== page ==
Set a budget for each project and save money each week or month for that project.
Try to pay for your projects with cash. Again, this will take patience, but beauty has a price and sometimes the hardest thing to part with is your time! It is rarely worth accumulating debt to get a look you want right now when you can get the look with a little more time/patience. Not only will you have a beautiful room or home, you will have the peace of mind that you are not putting yourself into financial ruin to do it.
One of the best advice I got when I was getting ready to buy a home was to start collecting ideas that inspired me. Pinterest is a great place for this. (Check out my Pinterest profile: Lucyjohome.) You can also tear pages out of magazines, copy and paste pictures, collect fabric swatches and take samples that are available through the home improvement stores you walk through. Just like a vision board helps you create the life you dream of, a mood board helps you to make your home decor/design ideas a reality. [A mood board is a collection of images and products that will inspire your decorating/designing.] Take note of the homes you love to visit and the places you travel to that bring you joy. If you can’t get a picture, write a note about the area and what you remember the most about it. When it is time to actually buy your materials or commission work, you will know exactly what you want and that feels good!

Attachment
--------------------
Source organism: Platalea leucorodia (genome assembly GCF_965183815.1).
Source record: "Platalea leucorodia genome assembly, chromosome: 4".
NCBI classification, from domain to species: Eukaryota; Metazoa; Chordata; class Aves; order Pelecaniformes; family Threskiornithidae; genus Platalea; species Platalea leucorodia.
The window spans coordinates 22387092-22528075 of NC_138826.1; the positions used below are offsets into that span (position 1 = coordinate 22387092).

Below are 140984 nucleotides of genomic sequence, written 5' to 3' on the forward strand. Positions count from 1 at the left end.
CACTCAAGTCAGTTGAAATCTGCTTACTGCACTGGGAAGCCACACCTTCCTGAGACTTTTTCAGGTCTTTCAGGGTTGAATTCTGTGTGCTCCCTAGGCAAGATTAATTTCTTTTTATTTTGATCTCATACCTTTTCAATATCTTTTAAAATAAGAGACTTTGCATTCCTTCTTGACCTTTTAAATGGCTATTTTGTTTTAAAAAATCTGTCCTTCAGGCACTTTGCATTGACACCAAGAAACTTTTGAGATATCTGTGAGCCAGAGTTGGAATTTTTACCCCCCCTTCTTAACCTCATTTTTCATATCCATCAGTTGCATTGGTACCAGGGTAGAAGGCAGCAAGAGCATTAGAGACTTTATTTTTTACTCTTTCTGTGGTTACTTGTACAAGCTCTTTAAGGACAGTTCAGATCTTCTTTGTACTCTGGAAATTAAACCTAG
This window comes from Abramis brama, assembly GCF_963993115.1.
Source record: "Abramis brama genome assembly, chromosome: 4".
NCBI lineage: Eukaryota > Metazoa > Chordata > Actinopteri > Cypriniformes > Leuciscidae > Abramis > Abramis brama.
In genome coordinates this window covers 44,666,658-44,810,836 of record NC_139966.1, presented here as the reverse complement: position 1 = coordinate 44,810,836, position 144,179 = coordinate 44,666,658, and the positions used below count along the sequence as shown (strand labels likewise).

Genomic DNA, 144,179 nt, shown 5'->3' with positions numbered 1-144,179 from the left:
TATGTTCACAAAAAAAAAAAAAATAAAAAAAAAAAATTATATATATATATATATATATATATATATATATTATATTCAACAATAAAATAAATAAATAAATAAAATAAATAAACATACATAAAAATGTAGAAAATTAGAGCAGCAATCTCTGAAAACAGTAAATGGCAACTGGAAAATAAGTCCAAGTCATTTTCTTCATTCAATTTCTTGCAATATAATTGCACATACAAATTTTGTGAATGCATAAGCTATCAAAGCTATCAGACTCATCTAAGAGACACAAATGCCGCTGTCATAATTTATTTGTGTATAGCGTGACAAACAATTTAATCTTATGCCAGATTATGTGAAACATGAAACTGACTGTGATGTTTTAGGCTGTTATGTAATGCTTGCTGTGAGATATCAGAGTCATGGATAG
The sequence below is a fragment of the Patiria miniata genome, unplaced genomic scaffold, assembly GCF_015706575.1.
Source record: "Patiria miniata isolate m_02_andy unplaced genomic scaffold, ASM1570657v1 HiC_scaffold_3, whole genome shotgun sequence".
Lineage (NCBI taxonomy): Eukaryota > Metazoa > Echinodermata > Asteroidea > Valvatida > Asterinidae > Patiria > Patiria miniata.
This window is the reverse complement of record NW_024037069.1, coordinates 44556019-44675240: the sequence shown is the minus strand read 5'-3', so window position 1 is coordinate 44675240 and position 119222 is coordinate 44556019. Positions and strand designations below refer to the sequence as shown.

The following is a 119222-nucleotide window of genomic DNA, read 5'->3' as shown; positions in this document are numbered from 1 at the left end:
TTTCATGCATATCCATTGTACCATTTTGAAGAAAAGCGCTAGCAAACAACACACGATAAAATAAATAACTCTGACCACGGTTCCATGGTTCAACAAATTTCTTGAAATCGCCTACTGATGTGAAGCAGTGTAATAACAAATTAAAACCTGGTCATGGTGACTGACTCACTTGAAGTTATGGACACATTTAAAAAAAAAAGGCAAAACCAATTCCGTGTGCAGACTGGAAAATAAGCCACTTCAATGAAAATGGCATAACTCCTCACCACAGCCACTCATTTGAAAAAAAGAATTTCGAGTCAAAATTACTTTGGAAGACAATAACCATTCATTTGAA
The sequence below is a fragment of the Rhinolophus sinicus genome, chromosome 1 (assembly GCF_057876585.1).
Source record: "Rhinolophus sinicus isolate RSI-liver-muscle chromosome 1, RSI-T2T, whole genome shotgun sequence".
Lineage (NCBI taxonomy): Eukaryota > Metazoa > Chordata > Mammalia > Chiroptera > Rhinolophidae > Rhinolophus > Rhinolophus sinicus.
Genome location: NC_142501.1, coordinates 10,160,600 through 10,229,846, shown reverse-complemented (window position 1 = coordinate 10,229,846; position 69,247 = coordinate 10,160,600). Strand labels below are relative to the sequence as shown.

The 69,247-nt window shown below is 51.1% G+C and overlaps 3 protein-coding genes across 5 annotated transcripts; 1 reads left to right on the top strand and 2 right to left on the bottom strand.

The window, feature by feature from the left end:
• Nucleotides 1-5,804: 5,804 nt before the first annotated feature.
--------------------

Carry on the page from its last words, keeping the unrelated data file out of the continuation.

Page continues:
DIY projects are your best friend.
There are so many DIY ninjas out there. Follow their blogs; try the projects they feature and create pieces for your home that you love. Some of my favorite projects have been creating floating book shelves for my children’s books, reupholstering a kid table and chairs, creating a headboard and framed state silhouettes for my front room. A lot of the project ideas I used came from the book Young House Love, and the others came from Pinterest posts that I saved. Investing in your home through your sweat can help you feel like you are making progress. Warning: Don’t get caught up in doing a ton of little, low-cost projects if you need to save your money for larger projects. Do you need a wreath when your kitchen tile is falling off? Make priorities based on your needs and not just on your wants. Also, carefully evaluate the cost of creating something yourself and the buying it new. There have been some DIY projects we opted not to do because it was less expensive, and less time-consuming to buy the item. Be wise with your time, money and energy.
Remember that less funds does not mean less beauty.
Scarcity is the mother of invention. Get creative by taking stock of what you already have and how it might be used in different ways. Could that old mirror be new again with a coat of paint? Does that old couch just need a new slip-cover? Do you have some fabric to cover those stained pillows? There may be projects to do in your home that you just haven’t thought about yet. See your stuff with fresh eyes. A book that really inspired me to make the most of my home was The Nesting Place. The author always emphasized “It doesn’t have to be perfect to be beautiful.”